Haver Indicating Future Action

Finally, Haver can also be used indicate that someone will do something at some point in the future. To use it like this, we conjugate the verb in the Present Indicative tense and add the preposition “de”. Examples:
Hei de visitar a minha avó. I shall visit my grandmother.
Hás de ir a França um dia. You shall go to France one day.
When used in this fashion, Haver is a rather formal way of describing a future action or intention.
Haver can also be used in a similar fashion to make a request. When Haver + de is used to ask for something, it implies “in the future, as soon as you have the time/it is convenient”. Confused? Let’s look at a couple of examples:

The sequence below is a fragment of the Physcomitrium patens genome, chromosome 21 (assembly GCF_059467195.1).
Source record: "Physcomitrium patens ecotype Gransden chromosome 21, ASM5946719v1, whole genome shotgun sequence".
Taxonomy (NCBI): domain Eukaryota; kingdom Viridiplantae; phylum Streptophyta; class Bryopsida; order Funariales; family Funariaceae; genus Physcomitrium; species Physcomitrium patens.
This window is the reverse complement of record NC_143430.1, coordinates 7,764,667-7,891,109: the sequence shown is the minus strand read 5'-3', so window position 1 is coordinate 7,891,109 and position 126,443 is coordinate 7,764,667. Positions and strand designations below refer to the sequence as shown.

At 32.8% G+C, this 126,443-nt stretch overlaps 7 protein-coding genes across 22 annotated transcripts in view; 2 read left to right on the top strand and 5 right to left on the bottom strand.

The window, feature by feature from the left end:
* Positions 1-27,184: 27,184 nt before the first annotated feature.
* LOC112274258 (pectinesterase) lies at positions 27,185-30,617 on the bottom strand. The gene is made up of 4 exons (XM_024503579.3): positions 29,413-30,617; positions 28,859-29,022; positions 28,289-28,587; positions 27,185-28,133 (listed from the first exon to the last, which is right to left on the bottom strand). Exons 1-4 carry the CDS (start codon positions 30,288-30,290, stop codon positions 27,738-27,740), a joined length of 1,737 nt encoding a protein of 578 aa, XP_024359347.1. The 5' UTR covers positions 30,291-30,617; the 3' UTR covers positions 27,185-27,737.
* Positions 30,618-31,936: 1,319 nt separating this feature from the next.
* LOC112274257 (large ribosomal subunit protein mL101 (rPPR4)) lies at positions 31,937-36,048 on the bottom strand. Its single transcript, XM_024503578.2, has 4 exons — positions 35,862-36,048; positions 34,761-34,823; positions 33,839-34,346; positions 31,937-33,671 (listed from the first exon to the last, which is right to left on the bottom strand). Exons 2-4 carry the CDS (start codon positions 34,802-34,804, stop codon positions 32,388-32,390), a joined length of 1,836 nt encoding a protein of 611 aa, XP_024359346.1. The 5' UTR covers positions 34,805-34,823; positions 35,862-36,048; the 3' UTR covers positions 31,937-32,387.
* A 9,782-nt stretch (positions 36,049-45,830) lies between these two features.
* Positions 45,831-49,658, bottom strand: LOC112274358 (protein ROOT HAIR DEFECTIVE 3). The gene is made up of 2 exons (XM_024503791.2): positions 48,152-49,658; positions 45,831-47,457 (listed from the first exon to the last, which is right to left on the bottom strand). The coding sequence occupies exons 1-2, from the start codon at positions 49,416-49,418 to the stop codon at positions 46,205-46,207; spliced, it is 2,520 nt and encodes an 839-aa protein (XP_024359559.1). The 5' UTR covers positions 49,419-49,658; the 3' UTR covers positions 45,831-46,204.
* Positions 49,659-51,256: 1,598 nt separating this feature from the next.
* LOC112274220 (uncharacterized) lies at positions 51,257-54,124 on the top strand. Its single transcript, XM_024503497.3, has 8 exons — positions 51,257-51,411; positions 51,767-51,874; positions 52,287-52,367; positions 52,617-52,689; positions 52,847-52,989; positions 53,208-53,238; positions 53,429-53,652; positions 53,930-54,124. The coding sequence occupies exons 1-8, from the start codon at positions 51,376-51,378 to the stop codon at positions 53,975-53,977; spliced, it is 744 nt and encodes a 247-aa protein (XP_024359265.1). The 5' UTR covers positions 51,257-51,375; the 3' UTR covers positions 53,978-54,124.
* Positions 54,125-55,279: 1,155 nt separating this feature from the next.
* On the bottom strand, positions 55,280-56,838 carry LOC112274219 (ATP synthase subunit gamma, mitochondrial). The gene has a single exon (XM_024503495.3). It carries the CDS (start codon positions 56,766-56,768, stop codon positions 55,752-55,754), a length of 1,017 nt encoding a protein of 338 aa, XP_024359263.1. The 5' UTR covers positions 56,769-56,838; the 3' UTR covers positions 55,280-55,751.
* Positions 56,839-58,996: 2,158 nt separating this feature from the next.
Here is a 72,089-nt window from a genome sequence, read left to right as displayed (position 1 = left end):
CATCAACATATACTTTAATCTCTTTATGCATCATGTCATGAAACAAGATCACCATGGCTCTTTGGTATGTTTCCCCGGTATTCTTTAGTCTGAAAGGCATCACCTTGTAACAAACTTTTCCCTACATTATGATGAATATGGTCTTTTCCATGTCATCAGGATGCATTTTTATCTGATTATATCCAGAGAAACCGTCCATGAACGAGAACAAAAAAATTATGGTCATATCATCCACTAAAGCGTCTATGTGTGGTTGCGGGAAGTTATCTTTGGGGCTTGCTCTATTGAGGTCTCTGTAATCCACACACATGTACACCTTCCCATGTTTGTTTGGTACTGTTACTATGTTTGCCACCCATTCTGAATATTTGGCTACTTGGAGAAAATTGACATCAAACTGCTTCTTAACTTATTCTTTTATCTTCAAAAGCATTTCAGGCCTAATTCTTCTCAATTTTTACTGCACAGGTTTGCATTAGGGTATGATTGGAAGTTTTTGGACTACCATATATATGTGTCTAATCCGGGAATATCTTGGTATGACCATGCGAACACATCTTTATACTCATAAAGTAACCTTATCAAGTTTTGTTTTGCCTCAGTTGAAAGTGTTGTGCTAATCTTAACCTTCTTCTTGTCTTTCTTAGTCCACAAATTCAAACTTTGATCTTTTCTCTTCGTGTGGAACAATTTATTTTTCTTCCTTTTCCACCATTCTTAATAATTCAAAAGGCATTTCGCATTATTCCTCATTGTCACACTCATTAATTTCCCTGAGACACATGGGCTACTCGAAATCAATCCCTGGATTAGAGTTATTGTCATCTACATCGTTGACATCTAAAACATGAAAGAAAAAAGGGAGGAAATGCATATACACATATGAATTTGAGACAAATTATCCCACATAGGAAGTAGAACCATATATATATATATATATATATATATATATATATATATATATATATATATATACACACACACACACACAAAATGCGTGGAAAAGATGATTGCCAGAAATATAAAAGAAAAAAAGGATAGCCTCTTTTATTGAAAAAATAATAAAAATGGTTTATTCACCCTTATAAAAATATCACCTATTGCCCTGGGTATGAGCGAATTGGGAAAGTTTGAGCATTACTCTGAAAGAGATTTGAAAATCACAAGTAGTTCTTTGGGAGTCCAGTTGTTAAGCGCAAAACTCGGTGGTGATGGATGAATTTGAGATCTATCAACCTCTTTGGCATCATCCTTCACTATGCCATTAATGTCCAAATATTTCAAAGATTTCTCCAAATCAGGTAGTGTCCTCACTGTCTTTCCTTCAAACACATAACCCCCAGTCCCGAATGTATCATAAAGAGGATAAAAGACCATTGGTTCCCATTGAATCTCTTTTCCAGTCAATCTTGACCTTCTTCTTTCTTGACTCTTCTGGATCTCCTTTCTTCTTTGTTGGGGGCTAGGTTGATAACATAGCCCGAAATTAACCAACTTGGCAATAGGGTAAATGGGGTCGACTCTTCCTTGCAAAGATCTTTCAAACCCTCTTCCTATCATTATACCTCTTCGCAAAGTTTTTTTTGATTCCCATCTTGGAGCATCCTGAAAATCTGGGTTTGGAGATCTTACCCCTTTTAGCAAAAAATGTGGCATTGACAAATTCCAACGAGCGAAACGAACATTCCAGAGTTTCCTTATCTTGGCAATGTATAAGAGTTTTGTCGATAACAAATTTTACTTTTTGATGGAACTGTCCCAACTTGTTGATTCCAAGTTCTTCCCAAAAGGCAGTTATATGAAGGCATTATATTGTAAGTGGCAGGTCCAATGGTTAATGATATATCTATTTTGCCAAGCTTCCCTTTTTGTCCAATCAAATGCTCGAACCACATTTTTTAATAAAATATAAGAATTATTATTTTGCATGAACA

Hás de me ver se tenho nódoas no casaco. Check my jacket for stains, would you?
Vocês hão de me preencher estas folhas. Fill in these sheets, will you?
Sr. Pereira, há de me ver se tem o meu agrafador. Mr. Pereira, could you check whether you have my stapler?
These requests don’t exactly sound like normal requests in Portuguese, do they? Nevertheless, they’re a colloquial and often-used way to ask things of someone with whom you have at least a bit of familiarity.
NOTE: Before the Orthographic Agreement of 1990, these particular usages of the verb Haver were easier to spot, since there was a hyphen connecting “de” to the conjugated verb. Examples:
Hei-de visitar a minha avó. I shall visit my grandmother.
Hás-de ir a França um dia. You shall go to France one day.
Now you’ll know what it means if you spot these written down!